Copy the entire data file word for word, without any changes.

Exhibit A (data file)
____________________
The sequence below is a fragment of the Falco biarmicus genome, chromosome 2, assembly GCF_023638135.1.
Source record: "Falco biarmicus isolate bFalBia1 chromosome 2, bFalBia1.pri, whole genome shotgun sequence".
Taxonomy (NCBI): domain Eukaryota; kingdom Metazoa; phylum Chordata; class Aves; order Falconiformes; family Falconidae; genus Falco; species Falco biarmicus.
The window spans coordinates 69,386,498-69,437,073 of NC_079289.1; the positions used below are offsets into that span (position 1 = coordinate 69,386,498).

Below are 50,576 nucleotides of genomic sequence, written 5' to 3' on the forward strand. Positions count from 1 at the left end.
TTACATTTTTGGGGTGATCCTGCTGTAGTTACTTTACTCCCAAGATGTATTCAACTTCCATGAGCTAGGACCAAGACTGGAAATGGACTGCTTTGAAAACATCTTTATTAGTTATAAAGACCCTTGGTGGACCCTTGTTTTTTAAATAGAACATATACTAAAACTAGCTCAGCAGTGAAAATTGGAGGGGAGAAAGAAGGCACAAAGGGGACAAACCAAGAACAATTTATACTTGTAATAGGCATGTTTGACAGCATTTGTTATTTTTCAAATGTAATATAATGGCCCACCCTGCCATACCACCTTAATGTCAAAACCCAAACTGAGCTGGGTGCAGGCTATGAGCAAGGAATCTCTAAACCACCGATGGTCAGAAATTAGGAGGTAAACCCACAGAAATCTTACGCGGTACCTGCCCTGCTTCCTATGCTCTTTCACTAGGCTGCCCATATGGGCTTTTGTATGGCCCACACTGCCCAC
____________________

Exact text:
The sequence below is a fragment of the Falco biarmicus genome, chromosome 2, assembly GCF_023638135.1.
Source record: "Falco biarmicus isolate bFalBia1 chromosome 2, bFalBia1.pri, whole genome shotgun sequence".
Taxonomy (NCBI): domain Eukaryota; kingdom Metazoa; phylum Chordata; class Aves; order Falconiformes; family Falconidae; genus Falco; species Falco biarmicus.
The window spans coordinates 69,386,498-69,437,073 of NC_079289.1; the positions used below are offsets into that span (position 1 = coordinate 69,386,498).

Below are 50,576 nucleotides of genomic sequence, written 5' to 3' on the forward strand. Positions count from 1 at the left end.
TTACATTTTTGGGGTGATCCTGCTGTAGTTACTTTACTCCCAAGATGTATTCAACTTCCATGAGCTAGGACCAAGACTGGAAATGGACTGCTTTGAAAACATCTTTATTAGTTATAAAGACCCTTGGTGGACCCTTGTTTTTTAAATAGAACATATACTAAAACTAGCTCAGCAGTGAAAATTGGAGGGGAGAAAGAAGGCACAAAGGGGACAAACCAAGAACAATTTATACTTGTAATAGGCATGTTTGACAGCATTTGTTATTTTTCAAATGTAATATAATGGCCCACCCTGCCATACCACCTTAATGTCAAAACCCAAACTGAGCTGGGTGCAGGCTATGAGCAAGGAATCTCTAAACCACCGATGGTCAGAAATTAGGAGGTAAACCCACAGAAATCTTACGCGGTACCTGCCCTGCTTCCTATGCTCTTTCACTAGGCTGCCCATATGGGCTTTTGTATGGCCCACACTGCCCAC